In addition, she teaches e-commerce courses, giving students the know-how they need to start a business without a bricks-and-mortar storefront. As with any business consideration, there are always pros and cons to each approach, she says.
“Is this business appropriate for e-commerce?” English says of questions she asks students. “That’s when practical matters come into play such as procurement, manufacturing, fulfillment and shipping considerations. You also want to consider your comfort level with technology when thinking about launching as you’ll need a website and an online marketing strategy.”
But just as Jugenheimer started in 1976 as a physical store and recently added a web presence, the opposite also can be an approach for startups to consider, English says.
“Many businesses these days are omnichannel, meaning that they are both online and in person. Even well-known brands that started online such as Away Luggage and Warby Parker have retail stores now,” she says. “That said, the current pandemic is hitting brick-and-mortar retail hard. So it remains to be seen as to whether this trend will continue.”
For businesses that look to expand by supplying national chains, e-commerce also plays a role, NEO3’s Cioffi adds. When companies like Walmart or Dick’s Sporting Goods agree to buy products, they require that the ordering process be done electronically through EDIs – electronic data interchanges.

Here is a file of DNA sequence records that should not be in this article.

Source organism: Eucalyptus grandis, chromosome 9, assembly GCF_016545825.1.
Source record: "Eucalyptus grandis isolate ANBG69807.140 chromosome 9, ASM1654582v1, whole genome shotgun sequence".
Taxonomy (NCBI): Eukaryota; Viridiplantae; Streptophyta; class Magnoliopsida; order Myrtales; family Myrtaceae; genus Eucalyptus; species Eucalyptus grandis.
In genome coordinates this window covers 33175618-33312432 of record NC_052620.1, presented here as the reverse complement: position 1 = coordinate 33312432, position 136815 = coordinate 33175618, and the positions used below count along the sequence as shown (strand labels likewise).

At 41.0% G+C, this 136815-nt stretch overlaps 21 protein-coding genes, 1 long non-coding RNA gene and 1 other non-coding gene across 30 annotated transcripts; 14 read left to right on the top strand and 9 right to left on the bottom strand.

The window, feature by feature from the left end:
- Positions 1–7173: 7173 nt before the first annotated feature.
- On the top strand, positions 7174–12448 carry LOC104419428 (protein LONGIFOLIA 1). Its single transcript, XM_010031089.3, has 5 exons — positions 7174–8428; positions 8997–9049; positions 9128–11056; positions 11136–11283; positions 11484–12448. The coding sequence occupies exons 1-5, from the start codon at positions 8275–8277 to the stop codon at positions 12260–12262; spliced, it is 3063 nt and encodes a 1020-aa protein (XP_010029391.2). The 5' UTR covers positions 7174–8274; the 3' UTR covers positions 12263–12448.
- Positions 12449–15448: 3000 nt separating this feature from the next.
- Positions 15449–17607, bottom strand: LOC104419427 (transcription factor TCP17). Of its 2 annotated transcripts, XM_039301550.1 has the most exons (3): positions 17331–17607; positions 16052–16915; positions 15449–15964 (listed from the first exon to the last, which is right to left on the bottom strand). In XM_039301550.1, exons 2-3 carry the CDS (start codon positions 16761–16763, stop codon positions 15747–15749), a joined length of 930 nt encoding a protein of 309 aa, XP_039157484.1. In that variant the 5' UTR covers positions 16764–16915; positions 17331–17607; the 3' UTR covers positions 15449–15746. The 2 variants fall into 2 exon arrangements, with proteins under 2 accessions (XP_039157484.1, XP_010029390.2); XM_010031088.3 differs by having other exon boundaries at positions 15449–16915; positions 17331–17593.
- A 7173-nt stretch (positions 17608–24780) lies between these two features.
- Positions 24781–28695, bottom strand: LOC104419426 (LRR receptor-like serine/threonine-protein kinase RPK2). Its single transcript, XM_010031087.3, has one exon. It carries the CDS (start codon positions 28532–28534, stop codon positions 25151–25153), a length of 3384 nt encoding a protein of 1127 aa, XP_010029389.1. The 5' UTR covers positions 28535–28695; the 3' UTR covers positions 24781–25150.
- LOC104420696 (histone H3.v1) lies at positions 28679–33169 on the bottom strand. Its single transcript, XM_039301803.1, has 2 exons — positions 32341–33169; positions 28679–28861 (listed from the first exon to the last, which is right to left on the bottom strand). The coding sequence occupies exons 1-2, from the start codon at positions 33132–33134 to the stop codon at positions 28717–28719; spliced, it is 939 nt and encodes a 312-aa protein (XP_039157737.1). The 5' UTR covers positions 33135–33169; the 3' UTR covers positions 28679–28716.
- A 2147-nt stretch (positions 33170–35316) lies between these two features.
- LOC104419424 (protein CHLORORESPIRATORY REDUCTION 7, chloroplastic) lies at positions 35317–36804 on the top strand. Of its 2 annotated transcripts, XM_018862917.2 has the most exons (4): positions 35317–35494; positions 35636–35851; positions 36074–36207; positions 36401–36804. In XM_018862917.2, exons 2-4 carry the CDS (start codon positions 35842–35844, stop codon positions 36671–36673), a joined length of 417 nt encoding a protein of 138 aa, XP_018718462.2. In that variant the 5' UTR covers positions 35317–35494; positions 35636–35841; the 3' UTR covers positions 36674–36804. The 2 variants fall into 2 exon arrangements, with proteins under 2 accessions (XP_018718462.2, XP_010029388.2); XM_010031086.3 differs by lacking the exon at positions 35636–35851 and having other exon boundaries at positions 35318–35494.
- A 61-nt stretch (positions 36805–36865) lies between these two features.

“It has to go in the way they want; they don’t want to call you. If Walmart wants two pallets of your product to sell in their stores, it has to be in their format and they want to know it’s in stock. So there’s a portal to go through where they can check,” he explains. “Orders, purchasing, everything comes from your NetSuite platform through a third-party EDI that manages all the orders.”
Beyond just adding another avenue of business, digital storefronts can also improve efficiency. Because the systems for ordering are automated, it doesn’t require a human hand to key in orders. What a customer selects will be what gets ordered.
At Jugenheimer Industrial Supplies, it’s also proven to be a means to improve customer service.
“If they don’t know what we’re talking about or they’re describing something and we’re trying to figure out what it is, now the website has pictures that makes that whole process so much easier,” Jugenheimer says.
As with most business decisions, Cioffi says, the question of whether to adopt an e-commerce system is one of cost, both short- and long-term, and if the investment will pay off.
“Your whole goal is to build the business and you need some sort of web presence to do that. It’s a balancing act. Is it going to take off and justify the cost and time?” he says, noting that the cost of e-commerce platforms has come down because “it’s such a normal part of business.”
And that normal part of business is becoming more and more common.
It’s why Jugenheimer added its webstore a few years ago, its vice president says: competitors were offering similar products online and it was easier for customers to buy them there. So that’s where they placed their orders. It’s not something that will go away. Not doing so, Jugenheimer says, would cripple the business’ growth.
“I don’t ever see it being all online. But I see it being more important than it is now. Especially as we get younger and younger buyers – they want to do their buying online,” he says.
Pictured: When Jugenheimer Industrial Supplies added its web store, its vice president Adam Jugenheimer says, one of the challenges was logging its massive inventory.